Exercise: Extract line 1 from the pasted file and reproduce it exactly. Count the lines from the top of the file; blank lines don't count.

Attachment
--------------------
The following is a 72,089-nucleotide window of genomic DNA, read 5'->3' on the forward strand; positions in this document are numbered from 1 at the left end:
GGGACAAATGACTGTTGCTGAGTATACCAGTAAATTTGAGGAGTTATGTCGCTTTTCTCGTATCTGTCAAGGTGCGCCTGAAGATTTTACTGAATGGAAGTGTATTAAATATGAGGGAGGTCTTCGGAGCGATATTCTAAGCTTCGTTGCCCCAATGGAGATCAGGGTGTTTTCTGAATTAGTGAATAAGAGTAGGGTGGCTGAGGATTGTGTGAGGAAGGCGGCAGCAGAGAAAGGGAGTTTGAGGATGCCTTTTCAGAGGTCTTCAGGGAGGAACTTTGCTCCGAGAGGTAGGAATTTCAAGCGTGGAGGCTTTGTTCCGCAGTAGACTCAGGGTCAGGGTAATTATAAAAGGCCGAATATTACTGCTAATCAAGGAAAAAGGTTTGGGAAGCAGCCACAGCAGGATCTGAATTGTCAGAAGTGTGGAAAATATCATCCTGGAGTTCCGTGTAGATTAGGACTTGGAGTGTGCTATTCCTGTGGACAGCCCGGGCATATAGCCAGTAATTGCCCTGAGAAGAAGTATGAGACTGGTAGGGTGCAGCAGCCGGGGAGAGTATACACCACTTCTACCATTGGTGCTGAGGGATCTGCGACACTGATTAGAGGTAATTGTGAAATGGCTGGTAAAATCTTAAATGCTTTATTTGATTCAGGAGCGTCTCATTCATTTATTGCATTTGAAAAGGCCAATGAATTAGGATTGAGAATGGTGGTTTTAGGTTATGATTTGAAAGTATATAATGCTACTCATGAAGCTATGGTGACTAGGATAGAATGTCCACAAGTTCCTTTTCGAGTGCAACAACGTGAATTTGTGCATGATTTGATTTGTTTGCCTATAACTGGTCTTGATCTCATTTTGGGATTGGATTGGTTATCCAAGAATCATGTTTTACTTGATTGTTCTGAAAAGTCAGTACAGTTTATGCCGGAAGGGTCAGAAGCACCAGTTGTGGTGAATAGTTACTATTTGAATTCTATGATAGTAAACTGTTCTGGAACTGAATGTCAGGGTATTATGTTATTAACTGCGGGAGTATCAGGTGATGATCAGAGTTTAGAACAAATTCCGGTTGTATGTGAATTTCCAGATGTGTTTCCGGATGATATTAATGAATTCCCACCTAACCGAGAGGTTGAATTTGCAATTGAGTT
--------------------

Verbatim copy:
The following is a 72,089-nucleotide window of genomic DNA, read 5'->3' on the forward strand; positions in this document are numbered from 1 at the left end: